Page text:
When I mentioned to people that I was going to Sarajevo in May 2003, reactions ranged from "wow!" to "you're crazy". For many people, a mention of Sarajevo brings up war-torn imagery instead of glorious moments as the host city for the 1984 Winter Olympics. I wanted to spend a bit of time here to see how the city has been coping with its recent setbacks.
Sarajevo was a melting pot for many religious and ethnic groups for hundreds of years. Serbian aggression is said to have killed over 10,000 people here during the staggering siege from 1992 to 1996. The locals were able to endure this ordeal with a long tunnel constructed under the airport that was the lifeline from the city to a nearby suburb. Any random walk through the city will take you past many structures that have been damaged or annihilated. The National Library still stands empty and in a state of semi-disrepair along the Miljacka River, whose sludgy chocolate waters mock the brownish exteriors of this handsome Moorish-style edifice. Originally designed by Alexander Wittek in 1892 and later revamped by Ciril Ivekovic, the National Library was originally the Town Hall and is slowly being rehabbed.
Perhaps the most moving sight in Sarajevo is the graveyard that has taken over the landscape surrounding the Kosevo soccer stadium. It is sad to see thousands upon thousands of mostly whitewashed grave markers, a majority of them with the death year of 1992. A wander through the cemetery is a small history review, as you will see fancier older tombstones from previous generations, which contrast with the simpler, hastily erected ones of the more recent batches. In a close second place, the burnt-out shell of the former Parliament Building is a morbid and recent reminder of the ferocity of these dangerous times. Deserted hotels scattered about town are identifiable as such only because of outdoor signage, which distinguishes them from the ruins of residential blocks.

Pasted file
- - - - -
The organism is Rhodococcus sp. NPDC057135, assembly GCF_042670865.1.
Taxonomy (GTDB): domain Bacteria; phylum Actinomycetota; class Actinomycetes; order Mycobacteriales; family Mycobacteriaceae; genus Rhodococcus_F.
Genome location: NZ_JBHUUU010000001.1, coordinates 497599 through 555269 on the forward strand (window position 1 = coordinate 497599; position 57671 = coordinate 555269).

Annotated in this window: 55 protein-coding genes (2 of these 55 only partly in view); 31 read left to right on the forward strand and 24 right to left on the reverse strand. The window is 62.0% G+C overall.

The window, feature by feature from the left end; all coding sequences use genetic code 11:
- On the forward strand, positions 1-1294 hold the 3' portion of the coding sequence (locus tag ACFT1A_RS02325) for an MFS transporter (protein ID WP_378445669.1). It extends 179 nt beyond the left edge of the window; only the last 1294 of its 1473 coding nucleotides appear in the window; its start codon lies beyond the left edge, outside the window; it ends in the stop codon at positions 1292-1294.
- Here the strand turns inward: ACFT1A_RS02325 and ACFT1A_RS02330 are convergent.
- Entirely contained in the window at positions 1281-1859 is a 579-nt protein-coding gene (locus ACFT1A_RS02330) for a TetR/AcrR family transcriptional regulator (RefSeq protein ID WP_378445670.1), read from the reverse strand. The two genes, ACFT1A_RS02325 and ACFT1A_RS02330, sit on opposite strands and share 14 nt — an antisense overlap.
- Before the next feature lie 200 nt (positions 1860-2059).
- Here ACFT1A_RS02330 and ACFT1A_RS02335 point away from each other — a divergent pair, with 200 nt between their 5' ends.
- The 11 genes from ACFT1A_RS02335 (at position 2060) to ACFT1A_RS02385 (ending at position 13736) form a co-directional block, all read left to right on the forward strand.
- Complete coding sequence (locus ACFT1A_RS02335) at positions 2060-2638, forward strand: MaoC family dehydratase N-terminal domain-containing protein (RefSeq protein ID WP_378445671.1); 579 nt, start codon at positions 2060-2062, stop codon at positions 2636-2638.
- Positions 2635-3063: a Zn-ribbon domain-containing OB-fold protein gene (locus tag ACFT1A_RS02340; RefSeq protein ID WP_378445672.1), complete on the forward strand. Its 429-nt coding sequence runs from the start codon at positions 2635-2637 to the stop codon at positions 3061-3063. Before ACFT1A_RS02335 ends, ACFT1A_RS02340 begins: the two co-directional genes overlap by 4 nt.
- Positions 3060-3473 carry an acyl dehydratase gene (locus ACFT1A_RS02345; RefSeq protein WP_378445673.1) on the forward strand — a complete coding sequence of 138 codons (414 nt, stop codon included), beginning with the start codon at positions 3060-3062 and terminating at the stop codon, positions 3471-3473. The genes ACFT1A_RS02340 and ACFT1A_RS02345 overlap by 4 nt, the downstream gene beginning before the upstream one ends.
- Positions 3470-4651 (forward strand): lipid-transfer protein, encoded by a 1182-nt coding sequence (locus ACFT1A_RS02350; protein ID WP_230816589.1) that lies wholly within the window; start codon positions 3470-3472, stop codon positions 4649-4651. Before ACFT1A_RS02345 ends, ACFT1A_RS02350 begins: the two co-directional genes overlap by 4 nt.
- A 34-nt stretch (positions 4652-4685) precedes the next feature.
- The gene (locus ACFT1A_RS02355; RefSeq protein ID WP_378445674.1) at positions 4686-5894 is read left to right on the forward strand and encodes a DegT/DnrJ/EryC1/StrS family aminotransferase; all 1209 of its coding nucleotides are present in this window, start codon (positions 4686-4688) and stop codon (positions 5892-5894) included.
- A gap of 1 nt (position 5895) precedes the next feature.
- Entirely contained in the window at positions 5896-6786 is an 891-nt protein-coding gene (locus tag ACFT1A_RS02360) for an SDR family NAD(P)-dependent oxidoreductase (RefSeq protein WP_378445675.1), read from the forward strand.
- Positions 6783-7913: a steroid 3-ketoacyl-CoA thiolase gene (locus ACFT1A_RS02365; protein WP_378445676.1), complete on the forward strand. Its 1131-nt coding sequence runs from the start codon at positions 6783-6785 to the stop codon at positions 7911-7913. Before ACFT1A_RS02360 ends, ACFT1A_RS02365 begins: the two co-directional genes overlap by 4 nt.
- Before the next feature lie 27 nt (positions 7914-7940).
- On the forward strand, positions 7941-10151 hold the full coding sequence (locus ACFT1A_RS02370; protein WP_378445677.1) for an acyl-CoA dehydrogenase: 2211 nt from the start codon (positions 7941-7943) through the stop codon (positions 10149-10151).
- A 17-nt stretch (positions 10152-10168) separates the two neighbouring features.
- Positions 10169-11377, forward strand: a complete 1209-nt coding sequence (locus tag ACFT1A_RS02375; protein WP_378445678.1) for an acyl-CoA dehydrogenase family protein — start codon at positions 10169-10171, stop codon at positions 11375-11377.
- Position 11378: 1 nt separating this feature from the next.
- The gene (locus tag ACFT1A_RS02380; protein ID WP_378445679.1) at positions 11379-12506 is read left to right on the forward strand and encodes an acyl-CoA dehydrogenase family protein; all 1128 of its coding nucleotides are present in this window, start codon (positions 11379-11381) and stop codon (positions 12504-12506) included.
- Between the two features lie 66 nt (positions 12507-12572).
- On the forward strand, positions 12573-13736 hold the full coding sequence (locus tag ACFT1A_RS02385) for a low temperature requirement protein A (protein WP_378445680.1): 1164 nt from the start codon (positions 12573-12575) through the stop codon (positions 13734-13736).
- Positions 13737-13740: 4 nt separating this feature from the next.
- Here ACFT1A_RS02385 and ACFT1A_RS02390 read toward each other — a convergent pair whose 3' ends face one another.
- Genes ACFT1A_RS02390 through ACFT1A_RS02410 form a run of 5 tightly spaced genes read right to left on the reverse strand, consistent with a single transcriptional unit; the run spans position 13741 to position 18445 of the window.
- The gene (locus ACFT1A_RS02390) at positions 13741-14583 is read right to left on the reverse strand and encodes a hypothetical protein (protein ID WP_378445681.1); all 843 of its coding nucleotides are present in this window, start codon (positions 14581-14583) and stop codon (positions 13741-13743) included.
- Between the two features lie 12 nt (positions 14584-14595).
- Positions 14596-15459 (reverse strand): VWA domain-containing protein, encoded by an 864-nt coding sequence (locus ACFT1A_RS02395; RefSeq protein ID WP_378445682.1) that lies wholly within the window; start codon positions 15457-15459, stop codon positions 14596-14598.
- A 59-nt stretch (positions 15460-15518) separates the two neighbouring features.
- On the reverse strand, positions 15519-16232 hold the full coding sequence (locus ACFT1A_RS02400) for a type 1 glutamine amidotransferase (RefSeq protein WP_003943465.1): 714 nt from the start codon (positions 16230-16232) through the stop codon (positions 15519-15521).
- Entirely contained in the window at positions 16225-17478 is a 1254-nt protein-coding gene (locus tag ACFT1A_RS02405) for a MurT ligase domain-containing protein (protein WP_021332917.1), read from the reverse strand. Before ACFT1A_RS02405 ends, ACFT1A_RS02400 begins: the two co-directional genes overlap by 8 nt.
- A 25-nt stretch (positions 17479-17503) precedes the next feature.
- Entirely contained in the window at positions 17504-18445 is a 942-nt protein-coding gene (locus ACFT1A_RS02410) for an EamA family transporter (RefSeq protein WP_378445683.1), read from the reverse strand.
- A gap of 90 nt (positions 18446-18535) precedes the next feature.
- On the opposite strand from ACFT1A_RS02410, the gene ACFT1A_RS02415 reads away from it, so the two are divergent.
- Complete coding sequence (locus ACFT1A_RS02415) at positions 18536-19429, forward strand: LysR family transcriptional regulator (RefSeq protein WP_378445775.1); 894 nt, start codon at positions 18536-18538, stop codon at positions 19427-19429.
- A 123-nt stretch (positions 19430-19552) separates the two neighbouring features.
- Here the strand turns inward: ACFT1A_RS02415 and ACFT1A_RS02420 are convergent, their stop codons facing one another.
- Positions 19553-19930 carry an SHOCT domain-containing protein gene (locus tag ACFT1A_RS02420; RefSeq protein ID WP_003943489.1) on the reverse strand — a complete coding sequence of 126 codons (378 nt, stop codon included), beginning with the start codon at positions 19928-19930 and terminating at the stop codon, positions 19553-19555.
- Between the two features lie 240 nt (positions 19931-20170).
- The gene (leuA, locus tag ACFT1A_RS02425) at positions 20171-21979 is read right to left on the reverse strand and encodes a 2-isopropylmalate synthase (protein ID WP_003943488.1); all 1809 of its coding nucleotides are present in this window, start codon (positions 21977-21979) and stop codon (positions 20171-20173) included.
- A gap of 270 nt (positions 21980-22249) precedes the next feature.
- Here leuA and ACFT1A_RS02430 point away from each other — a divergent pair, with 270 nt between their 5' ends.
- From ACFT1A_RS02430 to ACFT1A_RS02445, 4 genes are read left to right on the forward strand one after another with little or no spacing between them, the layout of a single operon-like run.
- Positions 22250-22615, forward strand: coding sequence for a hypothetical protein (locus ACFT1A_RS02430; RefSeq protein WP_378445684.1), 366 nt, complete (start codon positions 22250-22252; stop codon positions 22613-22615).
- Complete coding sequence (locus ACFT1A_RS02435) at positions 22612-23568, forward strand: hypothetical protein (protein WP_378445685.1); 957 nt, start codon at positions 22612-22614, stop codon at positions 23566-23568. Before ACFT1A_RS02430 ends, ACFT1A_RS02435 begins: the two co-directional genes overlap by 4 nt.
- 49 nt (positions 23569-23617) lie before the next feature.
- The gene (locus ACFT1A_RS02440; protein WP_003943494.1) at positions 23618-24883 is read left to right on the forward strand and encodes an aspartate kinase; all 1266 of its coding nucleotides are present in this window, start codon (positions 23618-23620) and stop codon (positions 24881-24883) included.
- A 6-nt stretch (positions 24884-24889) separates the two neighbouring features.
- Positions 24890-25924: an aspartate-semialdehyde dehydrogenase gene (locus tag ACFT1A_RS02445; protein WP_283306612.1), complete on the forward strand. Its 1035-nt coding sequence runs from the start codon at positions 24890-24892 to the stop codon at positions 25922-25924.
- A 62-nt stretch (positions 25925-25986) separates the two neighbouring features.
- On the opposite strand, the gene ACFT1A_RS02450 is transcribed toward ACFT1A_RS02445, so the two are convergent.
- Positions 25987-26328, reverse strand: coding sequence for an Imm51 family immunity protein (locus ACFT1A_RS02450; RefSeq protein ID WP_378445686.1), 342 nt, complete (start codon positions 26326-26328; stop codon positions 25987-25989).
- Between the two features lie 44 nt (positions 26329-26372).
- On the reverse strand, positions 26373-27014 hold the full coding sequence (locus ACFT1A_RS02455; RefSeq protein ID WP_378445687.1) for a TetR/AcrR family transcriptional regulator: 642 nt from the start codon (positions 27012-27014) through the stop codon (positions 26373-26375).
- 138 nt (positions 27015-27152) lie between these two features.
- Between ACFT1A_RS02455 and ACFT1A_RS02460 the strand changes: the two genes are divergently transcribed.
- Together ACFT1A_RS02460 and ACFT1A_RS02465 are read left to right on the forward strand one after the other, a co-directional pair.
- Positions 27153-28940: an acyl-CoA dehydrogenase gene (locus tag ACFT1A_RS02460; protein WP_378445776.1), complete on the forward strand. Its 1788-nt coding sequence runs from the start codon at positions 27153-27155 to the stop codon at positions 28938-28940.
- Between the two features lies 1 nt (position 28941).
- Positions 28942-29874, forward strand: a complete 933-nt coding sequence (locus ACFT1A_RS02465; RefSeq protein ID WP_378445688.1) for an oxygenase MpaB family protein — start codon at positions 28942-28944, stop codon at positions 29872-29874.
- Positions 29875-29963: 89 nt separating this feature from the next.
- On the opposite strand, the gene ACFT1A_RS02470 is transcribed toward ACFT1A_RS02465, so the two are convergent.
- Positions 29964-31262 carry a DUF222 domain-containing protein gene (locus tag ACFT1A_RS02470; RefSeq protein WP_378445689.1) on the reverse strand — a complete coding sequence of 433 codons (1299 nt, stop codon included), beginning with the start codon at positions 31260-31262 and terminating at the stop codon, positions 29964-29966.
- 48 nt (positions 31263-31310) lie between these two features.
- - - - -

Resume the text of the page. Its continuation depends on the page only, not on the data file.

Despite the rough spots, it is heartening to see areas that are slowly recovering. The well-to-do members of the middle class appear as if they could be in any other European setting. The cafes and shops along Ferhadija, the main pedestrian street, look very lively as the young locals enjoy each other's company. A walk around busy thoroughfares like Marsala Tita and Zmaja Od Bosne ("Dragon of Bosnia") could lead you to giant chessboard matches, bustling fruit markets, and the somewhat sedate Eternal Flame commemorating World War II. The ethnic mix of Sarajevo is evident with the proximity of several prominent places of worship that cater separately to Muslims, Catholics, Orthodox Serbs, and Jews.
A walk through the Turkish quarter gives its trademark Muslim flavor to the city with its prominent mosques and shops. Most visitors are welcome to stop by, but some Muslims are still put off by those who dare to interact with the ritualistic fountains. Pop into the courtyard of the Gazi Husrev-beg Mosque for a peek into local life. Designed by Persian architect Adzem Esir Ali in 1530, this important mosque has an attractive "birdcage" fountain in its courtyard. Muslims pray on the outdoor terrace, as the interior is still undergoing postwar renovations.
The beautiful mountain ranges contrast with the bleak and gray Skenderija quarter that is one of the few remaining venues from the 1984 Olympics. In the city center, umbrella salesmen pop out of the woodwork during downpours, although the local police seem to crack down on the more unsavory vendors. Speaking of security, soldiers from around the world still maintain positions in Sarajevo and elsewhere in Bosnia-Herzegovina. These peacekeepers reveal their ethnicities by their tongues and their flag-embossed uniforms. The international mix also includes humanitarian aid workers and the ever-present journalists.